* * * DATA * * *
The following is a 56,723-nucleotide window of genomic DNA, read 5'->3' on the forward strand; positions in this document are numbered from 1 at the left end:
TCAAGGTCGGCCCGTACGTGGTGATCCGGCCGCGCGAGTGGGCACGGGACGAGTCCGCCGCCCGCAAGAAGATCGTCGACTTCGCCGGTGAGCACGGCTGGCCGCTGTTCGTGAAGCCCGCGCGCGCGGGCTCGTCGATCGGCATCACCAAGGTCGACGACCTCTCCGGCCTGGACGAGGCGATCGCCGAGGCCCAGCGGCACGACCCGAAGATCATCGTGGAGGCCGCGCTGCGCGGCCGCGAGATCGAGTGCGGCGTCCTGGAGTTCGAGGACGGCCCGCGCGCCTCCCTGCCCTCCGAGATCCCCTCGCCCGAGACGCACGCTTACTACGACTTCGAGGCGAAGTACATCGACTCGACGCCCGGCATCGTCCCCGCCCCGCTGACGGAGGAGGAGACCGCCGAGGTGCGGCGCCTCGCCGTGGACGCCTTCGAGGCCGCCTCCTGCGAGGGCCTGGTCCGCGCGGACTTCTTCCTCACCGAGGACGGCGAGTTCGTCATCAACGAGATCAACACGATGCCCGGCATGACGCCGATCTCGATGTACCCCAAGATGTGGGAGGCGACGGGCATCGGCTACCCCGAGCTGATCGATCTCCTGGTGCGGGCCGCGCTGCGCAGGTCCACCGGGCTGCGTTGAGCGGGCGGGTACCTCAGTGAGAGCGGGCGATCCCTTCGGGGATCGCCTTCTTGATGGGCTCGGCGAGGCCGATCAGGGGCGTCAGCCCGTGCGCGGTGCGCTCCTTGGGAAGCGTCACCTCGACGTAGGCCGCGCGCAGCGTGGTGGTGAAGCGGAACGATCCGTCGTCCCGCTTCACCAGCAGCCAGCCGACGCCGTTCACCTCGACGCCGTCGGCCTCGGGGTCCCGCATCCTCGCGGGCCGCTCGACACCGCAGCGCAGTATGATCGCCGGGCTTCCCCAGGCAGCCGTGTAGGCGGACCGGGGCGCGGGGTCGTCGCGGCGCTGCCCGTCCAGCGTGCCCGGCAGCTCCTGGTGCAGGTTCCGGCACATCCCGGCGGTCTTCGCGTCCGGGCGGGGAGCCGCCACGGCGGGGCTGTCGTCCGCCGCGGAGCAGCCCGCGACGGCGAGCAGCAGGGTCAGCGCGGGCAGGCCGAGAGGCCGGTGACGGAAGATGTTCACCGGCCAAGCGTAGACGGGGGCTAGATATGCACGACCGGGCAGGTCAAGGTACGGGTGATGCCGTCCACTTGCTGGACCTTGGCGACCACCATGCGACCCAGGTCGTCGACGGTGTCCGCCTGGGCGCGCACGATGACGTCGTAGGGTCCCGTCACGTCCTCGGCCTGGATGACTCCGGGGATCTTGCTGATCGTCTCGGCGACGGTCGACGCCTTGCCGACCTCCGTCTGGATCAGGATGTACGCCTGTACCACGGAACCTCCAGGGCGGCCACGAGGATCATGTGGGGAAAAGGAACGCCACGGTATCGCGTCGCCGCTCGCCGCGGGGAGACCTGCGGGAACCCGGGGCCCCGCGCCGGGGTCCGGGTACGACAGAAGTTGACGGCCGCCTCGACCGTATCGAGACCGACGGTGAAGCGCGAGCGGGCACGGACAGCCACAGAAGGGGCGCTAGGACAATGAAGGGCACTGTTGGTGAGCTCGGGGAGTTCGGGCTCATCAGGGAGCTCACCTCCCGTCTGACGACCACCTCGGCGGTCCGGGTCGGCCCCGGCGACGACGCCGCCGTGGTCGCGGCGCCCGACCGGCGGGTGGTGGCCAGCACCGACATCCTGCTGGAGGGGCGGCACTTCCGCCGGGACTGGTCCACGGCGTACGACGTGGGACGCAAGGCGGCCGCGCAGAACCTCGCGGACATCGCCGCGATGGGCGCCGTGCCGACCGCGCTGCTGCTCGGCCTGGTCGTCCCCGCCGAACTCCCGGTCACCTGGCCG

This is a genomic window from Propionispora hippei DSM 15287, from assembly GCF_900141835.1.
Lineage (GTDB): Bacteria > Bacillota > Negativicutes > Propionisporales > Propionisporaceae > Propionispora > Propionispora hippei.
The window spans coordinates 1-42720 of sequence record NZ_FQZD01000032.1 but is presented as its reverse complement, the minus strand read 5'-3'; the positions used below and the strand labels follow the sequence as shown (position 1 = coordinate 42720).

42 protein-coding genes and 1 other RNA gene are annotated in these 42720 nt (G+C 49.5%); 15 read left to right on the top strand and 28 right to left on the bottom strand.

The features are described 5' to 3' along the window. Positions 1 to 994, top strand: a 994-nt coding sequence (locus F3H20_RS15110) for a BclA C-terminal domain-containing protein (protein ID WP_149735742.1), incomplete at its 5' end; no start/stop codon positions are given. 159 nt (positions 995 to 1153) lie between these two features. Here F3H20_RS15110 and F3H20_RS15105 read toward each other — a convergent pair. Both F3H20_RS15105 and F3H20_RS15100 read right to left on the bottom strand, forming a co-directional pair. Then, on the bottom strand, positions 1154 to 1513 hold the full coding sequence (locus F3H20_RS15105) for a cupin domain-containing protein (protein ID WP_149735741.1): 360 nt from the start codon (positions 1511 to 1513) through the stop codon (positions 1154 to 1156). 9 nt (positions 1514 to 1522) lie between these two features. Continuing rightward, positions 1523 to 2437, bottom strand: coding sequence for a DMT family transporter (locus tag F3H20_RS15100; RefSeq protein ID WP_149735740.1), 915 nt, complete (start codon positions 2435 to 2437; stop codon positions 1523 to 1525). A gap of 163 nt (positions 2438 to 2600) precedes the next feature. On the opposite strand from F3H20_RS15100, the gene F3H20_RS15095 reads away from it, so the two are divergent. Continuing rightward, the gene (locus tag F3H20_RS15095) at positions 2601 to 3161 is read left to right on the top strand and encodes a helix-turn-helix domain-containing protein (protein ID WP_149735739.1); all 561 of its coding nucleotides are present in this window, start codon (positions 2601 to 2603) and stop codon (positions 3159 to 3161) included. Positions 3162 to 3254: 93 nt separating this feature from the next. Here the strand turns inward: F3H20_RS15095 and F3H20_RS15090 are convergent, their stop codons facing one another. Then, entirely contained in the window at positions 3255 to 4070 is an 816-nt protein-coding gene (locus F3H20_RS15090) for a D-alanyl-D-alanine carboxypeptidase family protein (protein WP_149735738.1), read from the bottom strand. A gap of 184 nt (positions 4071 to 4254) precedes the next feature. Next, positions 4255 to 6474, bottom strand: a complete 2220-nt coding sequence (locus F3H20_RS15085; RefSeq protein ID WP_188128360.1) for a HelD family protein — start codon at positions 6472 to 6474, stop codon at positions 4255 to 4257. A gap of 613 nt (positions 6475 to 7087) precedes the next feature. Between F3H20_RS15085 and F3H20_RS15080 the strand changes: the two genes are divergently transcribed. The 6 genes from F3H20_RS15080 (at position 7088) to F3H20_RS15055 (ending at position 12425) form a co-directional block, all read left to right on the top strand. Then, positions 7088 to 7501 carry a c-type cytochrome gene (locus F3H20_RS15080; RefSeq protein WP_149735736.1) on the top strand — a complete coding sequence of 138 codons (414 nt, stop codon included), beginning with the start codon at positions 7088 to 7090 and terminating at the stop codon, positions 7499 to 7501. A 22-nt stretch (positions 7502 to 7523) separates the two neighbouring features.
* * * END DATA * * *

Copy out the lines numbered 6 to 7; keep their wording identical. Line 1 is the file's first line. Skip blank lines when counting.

42 protein-coding genes and 1 other RNA gene are annotated in these 42720 nt (G+C 49.5%); 15 read left to right on the top strand and 28 right to left on the bottom strand.

The features are described 5' to 3' along the window. Positions 1 to 994, top strand: a 994-nt coding sequence (locus F3H20_RS15110) for a BclA C-terminal domain-containing protein (protein ID WP_149735742.1), incomplete at its 5' end; no start/stop codon positions are given. 159 nt (positions 995 to 1153) lie between these two features. Here F3H20_RS15110 and F3H20_RS15105 read toward each other — a convergent pair. Both F3H20_RS15105 and F3H20_RS15100 read right to left on the bottom strand, forming a co-directional pair. Then, on the bottom strand, positions 1154 to 1513 hold the full coding sequence (locus F3H20_RS15105) for a cupin domain-containing protein (protein ID WP_149735741.1): 360 nt from the start codon (positions 1511 to 1513) through the stop codon (positions 1154 to 1156). 9 nt (positions 1514 to 1522) lie between these two features. Continuing rightward, positions 1523 to 2437, bottom strand: coding sequence for a DMT family transporter (locus tag F3H20_RS15100; RefSeq protein ID WP_149735740.1), 915 nt, complete (start codon positions 2435 to 2437; stop codon positions 1523 to 1525). A gap of 163 nt (positions 2438 to 2600) precedes the next feature. On the opposite strand from F3H20_RS15100, the gene F3H20_RS15095 reads away from it, so the two are divergent. Continuing rightward, the gene (locus tag F3H20_RS15095) at positions 2601 to 3161 is read left to right on the top strand and encodes a helix-turn-helix domain-containing protein (protein ID WP_149735739.1); all 561 of its coding nucleotides are present in this window, start codon (positions 2601 to 2603) and stop codon (positions 3159 to 3161) included. Positions 3162 to 3254: 93 nt separating this feature from the next. Here the strand turns inward: F3H20_RS15095 and F3H20_RS15090 are convergent, their stop codons facing one another. Then, entirely contained in the window at positions 3255 to 4070 is an 816-nt protein-coding gene (locus F3H20_RS15090) for a D-alanyl-D-alanine carboxypeptidase family protein (protein WP_149735738.1), read from the bottom strand. A gap of 184 nt (positions 4071 to 4254) precedes the next feature. Next, positions 4255 to 6474, bottom strand: a complete 2220-nt coding sequence (locus F3H20_RS15085; RefSeq protein ID WP_188128360.1) for a HelD family protein — start codon at positions 6472 to 6474, stop codon at positions 4255 to 4257. A gap of 613 nt (positions 6475 to 7087) precedes the next feature. Between F3H20_RS15085 and F3H20_RS15080 the strand changes: the two genes are divergently transcribed. The 6 genes from F3H20_RS15080 (at position 7088) to F3H20_RS15055 (ending at position 12425) form a co-directional block, all read left to right on the top strand. Then, positions 7088 to 7501 carry a c-type cytochrome gene (locus F3H20_RS15080; RefSeq protein WP_149735736.1) on the top strand — a complete coding sequence of 138 codons (414 nt, stop codon included), beginning with the start codon at positions 7088 to 7090 and terminating at the stop codon, positions 7499 to 7501. A 22-nt stretch (positions 7502 to 7523) separates the two neighbouring features.